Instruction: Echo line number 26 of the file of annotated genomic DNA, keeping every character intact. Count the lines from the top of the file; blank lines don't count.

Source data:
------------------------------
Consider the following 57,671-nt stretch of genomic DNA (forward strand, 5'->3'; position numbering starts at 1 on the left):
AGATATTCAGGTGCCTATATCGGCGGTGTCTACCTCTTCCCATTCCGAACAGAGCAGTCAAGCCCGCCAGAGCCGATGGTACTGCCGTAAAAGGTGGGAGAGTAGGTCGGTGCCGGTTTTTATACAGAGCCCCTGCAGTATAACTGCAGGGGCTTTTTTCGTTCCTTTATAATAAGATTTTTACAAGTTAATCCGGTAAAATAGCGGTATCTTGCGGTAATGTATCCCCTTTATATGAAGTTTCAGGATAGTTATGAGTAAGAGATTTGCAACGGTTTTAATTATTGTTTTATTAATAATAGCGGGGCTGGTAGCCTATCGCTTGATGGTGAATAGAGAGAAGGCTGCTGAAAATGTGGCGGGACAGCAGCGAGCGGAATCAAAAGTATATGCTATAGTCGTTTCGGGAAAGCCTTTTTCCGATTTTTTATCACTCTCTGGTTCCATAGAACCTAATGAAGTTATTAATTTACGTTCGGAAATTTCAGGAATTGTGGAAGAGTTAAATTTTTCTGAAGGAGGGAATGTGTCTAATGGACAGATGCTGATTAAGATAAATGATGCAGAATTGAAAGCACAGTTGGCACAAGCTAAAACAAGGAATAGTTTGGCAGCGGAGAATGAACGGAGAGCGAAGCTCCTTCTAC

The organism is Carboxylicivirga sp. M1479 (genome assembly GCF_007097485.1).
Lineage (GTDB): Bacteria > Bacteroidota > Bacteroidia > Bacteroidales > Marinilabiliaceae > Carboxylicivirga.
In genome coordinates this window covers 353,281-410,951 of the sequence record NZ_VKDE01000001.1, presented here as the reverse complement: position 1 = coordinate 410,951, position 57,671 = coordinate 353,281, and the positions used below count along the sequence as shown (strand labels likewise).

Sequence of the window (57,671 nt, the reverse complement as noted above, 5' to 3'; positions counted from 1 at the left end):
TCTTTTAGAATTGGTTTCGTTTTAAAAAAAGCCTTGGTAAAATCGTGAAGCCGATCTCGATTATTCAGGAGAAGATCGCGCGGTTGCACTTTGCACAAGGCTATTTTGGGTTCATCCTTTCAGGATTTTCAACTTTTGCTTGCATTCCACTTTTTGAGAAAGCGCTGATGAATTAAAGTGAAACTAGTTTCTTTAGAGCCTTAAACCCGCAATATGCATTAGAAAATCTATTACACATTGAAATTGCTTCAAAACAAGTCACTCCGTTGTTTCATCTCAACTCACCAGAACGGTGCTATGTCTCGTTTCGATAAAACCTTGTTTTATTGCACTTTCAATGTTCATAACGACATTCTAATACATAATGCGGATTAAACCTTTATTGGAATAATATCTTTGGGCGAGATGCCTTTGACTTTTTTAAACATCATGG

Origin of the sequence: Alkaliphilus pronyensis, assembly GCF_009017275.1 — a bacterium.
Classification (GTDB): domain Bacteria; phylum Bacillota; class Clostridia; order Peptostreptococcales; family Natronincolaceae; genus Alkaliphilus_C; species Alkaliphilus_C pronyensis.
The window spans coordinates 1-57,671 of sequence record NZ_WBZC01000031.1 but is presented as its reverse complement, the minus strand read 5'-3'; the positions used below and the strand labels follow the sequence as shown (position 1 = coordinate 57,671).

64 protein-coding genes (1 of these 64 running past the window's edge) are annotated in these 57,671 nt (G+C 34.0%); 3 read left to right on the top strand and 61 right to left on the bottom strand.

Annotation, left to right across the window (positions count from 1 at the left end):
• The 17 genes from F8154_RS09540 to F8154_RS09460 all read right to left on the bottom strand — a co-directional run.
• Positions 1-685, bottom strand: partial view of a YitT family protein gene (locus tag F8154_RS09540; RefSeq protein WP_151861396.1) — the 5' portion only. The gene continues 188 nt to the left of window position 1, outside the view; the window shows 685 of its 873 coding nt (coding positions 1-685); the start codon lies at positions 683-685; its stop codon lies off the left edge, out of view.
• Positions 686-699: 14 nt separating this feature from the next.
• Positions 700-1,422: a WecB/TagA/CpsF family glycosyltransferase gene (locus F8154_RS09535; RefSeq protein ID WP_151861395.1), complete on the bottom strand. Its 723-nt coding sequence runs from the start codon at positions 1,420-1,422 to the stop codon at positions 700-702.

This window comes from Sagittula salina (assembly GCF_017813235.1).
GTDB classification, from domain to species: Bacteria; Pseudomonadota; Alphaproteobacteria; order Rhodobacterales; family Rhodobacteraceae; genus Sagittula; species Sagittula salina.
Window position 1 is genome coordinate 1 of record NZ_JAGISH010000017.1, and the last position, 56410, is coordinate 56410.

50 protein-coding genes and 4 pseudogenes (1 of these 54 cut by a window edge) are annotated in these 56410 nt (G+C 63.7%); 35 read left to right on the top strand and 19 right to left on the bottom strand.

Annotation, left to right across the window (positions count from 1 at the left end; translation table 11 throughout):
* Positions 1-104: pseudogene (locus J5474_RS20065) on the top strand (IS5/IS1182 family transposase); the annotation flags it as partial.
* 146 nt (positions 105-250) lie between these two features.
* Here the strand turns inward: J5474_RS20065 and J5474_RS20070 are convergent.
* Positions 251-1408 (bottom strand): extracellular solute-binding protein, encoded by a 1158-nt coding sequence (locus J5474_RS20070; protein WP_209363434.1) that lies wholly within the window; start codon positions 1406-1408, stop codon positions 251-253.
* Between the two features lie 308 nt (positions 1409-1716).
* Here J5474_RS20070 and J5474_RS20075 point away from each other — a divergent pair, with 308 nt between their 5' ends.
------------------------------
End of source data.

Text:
* Between the two features lie 308 nt (positions 1409-1716).